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Natural Remedies for Diabetes Prevention

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Updated May 19, 2014

Written or reviewed by a board-certified physician. See About.com's Medical Review Board.

There are a number of everyday strategies that can aid in type 2 diabetes prevention, while also enhancing your overall health. By focusing on diabetes prevention, you can protect yourself against a number of diabetes-related health problems (including heart disease and stroke).

Diabetes Risk Factors

Learning the top risk factors for type 2 diabetes is key to diabetes prevention. These risk factors include:

  • being older than 45
  • being overweight or obese
  • carrying excess fat around your waist
  • a family history of diabetes
  • low HDL ("good") cholesterol
  • high levels of blood fats (also known as triglycerides)
  • high blood pressure
  • impaired glucose tolerance
  • metabolic syndrome
  • polycystic ovarian syndrome

Certain ethnic groups (such as African-Americans, Hispanic Americans, Asian Americans, and Native Americans) also have a higher risk for diabetes.

While it's impossible to control risk factors like age and family history, other diabetes risk factors can be managed by making changes to your health routine.

The Importance of Diabetes Prevention

Marked by abnormally high levels of blood sugar (glucose), diabetes can lead to the following complications in the long term:

  • damage to your eyes, kidneys, and nerves
  • heart disease
  • stroke
  • increased risk for joint and bone problems, including osteoporosis
  • skin and mouth conditions

What's more, short-term diabetes complications (such as hyperglycemia and hypoglycemia) can result in serious adverse events like seizures and coma.

How To Prevent Diabetes

These strategies are key to diabetes prevention:

  • following a healthy diet rich in fruits, vegetables, whole grains, and healthy fats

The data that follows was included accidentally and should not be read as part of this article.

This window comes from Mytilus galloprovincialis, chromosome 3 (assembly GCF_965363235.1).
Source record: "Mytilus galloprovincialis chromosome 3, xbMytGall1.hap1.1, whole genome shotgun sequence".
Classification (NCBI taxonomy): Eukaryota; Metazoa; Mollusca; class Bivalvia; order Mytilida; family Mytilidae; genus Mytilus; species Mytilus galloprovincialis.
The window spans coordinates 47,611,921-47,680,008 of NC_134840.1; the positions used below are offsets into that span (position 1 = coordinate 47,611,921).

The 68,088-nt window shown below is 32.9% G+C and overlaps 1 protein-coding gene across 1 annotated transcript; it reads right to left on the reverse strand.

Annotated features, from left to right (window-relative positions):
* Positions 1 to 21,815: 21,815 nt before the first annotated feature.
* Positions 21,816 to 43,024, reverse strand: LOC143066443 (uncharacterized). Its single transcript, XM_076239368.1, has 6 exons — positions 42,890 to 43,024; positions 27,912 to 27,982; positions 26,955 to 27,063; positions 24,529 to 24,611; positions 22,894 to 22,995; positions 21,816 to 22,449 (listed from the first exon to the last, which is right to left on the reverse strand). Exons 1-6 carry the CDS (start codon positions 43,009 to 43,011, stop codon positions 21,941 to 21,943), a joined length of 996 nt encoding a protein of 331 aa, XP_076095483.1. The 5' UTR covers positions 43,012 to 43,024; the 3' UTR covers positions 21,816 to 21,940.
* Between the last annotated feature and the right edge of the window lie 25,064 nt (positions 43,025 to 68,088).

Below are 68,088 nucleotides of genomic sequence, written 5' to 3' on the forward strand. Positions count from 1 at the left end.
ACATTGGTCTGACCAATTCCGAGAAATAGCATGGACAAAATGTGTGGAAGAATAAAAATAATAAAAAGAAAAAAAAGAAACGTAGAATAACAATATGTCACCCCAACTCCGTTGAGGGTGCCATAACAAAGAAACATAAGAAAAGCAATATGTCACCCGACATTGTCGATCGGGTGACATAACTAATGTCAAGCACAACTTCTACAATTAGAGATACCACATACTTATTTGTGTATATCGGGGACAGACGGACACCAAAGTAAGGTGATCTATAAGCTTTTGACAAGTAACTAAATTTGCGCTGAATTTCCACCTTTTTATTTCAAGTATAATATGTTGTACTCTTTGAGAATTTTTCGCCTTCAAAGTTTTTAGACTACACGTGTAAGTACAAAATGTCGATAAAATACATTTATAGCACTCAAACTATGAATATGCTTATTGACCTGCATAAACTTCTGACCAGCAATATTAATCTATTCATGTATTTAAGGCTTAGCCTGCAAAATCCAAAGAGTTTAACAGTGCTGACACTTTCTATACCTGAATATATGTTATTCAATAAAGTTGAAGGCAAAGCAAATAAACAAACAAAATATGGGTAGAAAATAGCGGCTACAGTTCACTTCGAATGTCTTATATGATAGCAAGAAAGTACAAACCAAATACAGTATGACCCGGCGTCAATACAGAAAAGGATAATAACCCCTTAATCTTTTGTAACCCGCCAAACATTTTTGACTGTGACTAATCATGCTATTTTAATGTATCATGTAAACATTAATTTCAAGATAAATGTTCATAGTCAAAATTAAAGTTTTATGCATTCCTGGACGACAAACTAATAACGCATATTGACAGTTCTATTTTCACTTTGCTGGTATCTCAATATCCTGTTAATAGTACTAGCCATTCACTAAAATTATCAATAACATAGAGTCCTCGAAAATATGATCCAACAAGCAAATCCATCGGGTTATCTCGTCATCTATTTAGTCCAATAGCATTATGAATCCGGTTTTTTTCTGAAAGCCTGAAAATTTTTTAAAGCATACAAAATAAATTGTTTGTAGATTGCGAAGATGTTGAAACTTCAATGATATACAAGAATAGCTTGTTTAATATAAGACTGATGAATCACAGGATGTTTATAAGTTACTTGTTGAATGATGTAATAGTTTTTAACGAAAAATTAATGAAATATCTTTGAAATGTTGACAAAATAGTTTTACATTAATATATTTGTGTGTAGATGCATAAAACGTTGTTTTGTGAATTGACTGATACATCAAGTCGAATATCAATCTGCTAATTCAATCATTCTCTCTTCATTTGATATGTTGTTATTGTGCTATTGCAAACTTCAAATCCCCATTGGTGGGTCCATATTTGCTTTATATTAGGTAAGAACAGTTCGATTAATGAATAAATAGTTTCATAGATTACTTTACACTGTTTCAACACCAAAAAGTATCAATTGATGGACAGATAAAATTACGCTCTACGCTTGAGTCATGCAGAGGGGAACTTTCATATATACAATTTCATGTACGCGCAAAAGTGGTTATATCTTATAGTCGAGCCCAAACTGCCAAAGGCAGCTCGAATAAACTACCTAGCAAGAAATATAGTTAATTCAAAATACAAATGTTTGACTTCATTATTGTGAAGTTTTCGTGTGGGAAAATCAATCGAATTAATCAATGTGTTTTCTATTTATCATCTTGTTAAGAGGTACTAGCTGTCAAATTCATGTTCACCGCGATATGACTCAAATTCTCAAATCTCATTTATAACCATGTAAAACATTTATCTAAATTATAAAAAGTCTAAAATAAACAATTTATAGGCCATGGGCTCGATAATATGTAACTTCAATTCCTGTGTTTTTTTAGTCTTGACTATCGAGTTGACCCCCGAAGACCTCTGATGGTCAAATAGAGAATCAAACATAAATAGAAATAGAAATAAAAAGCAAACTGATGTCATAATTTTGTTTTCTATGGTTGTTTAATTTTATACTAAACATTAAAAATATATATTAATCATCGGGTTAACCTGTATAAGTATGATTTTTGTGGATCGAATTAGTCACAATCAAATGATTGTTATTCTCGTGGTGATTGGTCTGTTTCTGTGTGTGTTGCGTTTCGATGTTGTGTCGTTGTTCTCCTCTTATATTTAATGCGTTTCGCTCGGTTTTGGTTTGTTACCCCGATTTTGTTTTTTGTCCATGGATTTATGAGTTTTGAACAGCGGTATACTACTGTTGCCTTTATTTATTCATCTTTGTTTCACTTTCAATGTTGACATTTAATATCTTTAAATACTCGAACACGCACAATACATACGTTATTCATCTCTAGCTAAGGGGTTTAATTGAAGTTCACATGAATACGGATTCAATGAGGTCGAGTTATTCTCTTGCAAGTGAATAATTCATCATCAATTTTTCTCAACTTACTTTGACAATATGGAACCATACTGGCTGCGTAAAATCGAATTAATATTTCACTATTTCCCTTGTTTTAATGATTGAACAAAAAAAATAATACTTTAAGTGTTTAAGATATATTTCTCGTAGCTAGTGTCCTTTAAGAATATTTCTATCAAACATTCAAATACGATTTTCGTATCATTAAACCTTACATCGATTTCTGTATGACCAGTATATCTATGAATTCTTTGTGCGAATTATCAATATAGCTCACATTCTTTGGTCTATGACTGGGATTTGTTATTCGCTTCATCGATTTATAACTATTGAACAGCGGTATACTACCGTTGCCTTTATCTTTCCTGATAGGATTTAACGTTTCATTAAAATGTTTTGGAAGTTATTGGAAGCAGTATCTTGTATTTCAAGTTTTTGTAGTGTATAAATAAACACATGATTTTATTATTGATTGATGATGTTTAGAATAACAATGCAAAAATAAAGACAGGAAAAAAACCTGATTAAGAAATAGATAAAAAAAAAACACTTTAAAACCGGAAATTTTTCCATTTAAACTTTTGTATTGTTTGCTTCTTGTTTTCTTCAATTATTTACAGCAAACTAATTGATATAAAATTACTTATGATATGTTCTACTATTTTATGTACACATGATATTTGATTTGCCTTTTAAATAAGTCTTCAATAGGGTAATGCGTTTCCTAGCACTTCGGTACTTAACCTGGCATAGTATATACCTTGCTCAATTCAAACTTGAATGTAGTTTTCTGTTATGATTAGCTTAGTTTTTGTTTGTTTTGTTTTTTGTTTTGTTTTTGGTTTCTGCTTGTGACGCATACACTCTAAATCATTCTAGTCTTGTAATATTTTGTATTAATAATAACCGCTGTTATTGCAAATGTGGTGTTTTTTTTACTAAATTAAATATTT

• exercising at least 30 minutes each day
  • maintaining a healthy weight
  • keeping your blood pressure and cholesterol in check

It's also important to watch out for diabetes symptoms (such as persistent fatigue, thirst, weight loss, blurred vision, and frequent urination) and get your blood glucose tested at least every three years (starting at age 45, or younger if you're at an increased risk for diabetes).

Natural Approaches to Diabetes Prevention

To date, few natural substances have been found to be effective in diabetes prevention. However, certain vitamins, minerals, and herbs may help reduce your diabetes risk to some degree. Here's a look at some substances that show promise in preventing diabetes:

1) Vitamin D

Sizing up data on 83,770 women, the authors of a 2006 study determined that a combined daily intake of over 800 IU of vitamin D and over 1,200 mg of calcium was associated with a 33 percent lower risk of type 2 diabetes (compared with a combined daily intake of less than 400 IU vitamin D and less than 600 mg calcium).

Since it can be challenging to get your fill of vitamin D solely through food sources and sunlight exposure, many medical experts recommend boosting your vitamin D levels by taking a daily supplement. Talk to your doctor before starting any supplements.

2) Tea

In a 2009 meta-analysis of nine studies with a total of 324,141 participants, scientists discovered that drinking more than four cups of tea daily may reduce risk of type 2 diabetes. Other research indicates that green tea might help prevent diabetes, while black tea may aid in diabetes management.

3) Cinnamon

Regular consumption of cinnamon could reduce risk factors associated with diabetes and cardiovascular disease, according to a small study published in 2009. The study, which involved 22 people with impaired fasting blood glucose, examined the effects of 12 weeks of daily treatment with a cinnamon supplement.

Previous research suggests that regular intake of cinnamon may help reduce levels of fasting blood glucose, triglycerides, LDL ("bad") cholesterol, and total cholesterol.

Sources

Chen H, Qu Z, Fu L, Dong P, Zhang X. "Physicochemical properties and antioxidant capacity of 3 polysaccharides from green tea, oolong tea, and black tea." J Food Sci. 2009 74(6):C469-74.

Iso H, Date C, Wakai K, Fukui M, Tamakoshi A; JACC Study Group. "The relationship between green tea and total caffeine intake and risk for self-reported type 2 diabetes among Japanese adults." Ann Intern Med. 2006 18;144(8):554-62.

Jing Y, Han G, Hu Y, Bi Y, Li L, Zhu D. "Tea consumption and risk of type 2 diabetes: a meta-analysis of cohort studies." J Gen Intern Med. 2009 24(5):557-62.

Khan A, Safdar M, Ali Khan MM, Khattak KN, Anderson RA. Cinnamon improves glucose and lipids of people with type 2 diabetes. Diabetes Care. 26.12 (2003): 3215-3218.

Pittas AG, Dawson-Hughes B, Li T, Van Dam RM, Willett WC, Manson JE, Hu FB. "Vitamin D and calcium intake in relation to type 2 diabetes in women." Diabetes Care. 2006 29(3):650-6.

Roussel AM, Hininger I, Benaraba R, Ziegenfuss TN, Anderson RA. "Antioxidant effects of a cinnamon extract in people with impaired fasting glucose that are overweight or obese." J Am Coll Nutr. 2009 28(1):16-21.

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